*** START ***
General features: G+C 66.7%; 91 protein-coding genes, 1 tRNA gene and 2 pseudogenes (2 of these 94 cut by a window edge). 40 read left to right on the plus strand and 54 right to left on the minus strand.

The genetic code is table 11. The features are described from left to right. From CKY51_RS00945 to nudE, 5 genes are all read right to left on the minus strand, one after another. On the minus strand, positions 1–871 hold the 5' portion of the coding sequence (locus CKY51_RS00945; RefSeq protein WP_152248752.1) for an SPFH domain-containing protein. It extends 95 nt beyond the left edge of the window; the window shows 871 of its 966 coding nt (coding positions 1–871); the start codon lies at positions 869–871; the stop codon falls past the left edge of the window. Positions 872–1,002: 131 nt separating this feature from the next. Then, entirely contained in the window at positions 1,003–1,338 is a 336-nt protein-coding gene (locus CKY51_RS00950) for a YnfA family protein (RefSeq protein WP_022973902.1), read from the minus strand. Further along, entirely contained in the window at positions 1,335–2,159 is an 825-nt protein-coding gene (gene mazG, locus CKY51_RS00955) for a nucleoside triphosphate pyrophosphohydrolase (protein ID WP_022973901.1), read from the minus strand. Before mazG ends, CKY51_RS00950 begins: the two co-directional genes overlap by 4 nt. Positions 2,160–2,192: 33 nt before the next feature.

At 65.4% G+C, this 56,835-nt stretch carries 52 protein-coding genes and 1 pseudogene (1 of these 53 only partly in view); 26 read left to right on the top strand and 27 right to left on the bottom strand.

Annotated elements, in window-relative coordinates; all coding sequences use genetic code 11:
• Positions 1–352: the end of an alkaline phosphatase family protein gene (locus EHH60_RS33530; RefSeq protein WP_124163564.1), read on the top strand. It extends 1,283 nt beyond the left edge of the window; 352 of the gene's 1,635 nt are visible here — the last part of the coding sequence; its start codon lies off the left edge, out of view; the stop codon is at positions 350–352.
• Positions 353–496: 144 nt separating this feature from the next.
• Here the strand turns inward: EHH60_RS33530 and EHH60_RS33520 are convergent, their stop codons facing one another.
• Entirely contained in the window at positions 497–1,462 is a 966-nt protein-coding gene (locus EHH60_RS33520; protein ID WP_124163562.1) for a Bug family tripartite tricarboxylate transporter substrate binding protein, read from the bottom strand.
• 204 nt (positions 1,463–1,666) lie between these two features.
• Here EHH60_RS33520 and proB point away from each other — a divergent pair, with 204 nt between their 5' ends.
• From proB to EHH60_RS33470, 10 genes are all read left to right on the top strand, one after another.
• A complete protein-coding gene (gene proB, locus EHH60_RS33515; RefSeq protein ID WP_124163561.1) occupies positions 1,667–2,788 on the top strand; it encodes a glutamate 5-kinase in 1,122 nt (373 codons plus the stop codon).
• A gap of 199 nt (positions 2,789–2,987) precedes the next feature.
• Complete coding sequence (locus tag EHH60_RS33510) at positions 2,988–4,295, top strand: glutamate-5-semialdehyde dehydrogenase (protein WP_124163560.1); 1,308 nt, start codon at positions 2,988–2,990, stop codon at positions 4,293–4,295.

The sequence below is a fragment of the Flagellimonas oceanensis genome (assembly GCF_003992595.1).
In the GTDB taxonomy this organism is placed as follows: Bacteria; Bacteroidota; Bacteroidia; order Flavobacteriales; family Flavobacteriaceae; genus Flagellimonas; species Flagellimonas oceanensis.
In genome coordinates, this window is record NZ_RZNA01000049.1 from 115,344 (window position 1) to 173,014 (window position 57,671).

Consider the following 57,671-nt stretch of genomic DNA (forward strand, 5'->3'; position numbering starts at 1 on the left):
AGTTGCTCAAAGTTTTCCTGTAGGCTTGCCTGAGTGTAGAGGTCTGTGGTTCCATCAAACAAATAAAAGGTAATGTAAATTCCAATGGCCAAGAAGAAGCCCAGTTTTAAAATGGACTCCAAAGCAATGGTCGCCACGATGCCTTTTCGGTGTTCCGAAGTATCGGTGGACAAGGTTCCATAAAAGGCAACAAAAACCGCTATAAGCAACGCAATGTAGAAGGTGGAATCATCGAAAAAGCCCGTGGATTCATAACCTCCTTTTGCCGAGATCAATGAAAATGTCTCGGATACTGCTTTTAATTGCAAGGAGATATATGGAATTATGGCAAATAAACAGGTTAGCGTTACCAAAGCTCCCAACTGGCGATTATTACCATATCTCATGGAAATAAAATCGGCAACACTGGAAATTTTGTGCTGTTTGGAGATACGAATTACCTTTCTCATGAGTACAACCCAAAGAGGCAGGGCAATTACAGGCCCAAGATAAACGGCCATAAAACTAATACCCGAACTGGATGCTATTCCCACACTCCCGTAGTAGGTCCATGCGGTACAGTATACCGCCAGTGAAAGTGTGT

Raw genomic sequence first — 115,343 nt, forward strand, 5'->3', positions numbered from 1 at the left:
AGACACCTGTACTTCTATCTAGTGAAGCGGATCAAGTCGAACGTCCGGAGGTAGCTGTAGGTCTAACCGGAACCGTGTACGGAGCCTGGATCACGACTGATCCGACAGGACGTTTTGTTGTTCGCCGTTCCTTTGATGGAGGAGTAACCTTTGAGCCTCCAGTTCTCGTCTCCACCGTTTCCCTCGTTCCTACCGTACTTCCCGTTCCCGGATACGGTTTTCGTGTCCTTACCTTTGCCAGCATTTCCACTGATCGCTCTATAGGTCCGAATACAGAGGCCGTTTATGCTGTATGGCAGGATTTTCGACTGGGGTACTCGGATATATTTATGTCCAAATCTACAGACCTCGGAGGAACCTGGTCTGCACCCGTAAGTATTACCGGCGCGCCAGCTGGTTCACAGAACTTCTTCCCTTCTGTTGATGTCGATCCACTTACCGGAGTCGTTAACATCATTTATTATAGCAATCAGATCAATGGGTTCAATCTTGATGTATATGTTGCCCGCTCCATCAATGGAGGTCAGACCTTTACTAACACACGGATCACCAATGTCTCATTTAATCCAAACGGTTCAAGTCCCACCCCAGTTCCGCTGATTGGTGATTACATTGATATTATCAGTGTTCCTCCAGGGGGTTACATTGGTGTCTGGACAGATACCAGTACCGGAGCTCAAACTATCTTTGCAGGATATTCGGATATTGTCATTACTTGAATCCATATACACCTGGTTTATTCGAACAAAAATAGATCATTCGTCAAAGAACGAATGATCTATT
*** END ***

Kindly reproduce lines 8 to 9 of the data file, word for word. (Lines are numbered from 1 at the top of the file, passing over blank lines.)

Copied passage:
• Entirely contained in the window at positions 497–1,462 is a 966-nt protein-coding gene (locus EHH60_RS33520; protein ID WP_124163562.1) for a Bug family tripartite tricarboxylate transporter substrate binding protein, read from the bottom strand.
• 204 nt (positions 1,463–1,666) lie between these two features.